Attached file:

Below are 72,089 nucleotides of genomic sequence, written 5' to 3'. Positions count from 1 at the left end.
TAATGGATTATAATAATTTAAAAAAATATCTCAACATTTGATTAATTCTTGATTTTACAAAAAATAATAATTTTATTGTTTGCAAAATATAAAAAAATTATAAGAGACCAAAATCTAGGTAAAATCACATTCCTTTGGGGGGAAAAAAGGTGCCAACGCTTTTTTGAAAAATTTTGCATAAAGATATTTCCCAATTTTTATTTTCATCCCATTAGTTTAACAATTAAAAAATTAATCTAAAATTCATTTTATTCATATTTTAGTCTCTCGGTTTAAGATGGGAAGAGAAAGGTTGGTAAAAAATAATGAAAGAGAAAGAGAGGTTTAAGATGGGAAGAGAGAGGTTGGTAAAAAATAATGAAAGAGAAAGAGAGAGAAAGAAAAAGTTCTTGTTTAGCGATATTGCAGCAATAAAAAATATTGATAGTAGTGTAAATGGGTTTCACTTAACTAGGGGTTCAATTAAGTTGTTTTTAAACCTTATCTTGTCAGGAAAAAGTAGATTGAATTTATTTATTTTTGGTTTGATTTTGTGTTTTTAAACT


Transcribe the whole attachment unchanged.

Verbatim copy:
Below are 72,089 nucleotides of genomic sequence, written 5' to 3'. Positions count from 1 at the left end.
TAATGGATTATAATAATTTAAAAAAATATCTCAACATTTGATTAATTCTTGATTTTACAAAAAATAATAATTTTATTGTTTGCAAAATATAAAAAAATTATAAGAGACCAAAATCTAGGTAAAATCACATTCCTTTGGGGGGAAAAAAGGTGCCAACGCTTTTTTGAAAAATTTTGCATAAAGATATTTCCCAATTTTTATTTTCATCCCATTAGTTTAACAATTAAAAAATTAATCTAAAATTCATTTTATTCATATTTTAGTCTCTCGGTTTAAGATGGGAAGAGAAAGGTTGGTAAAAAATAATGAAAGAGAAAGAGAGGTTTAAGATGGGAAGAGAGAGGTTGGTAAAAAATAATGAAAGAGAAAGAGAGAGAAAGAAAAAGTTCTTGTTTAGCGATATTGCAGCAATAAAAAATATTGATAGTAGTGTAAATGGGTTTCACTTAACTAGGGGTTCAATTAAGTTGTTTTTAAACCTTATCTTGTCAGGAAAAAGTAGATTGAATTTATTTATTTTTGGTTTGATTTTGTGTTTTTAAACT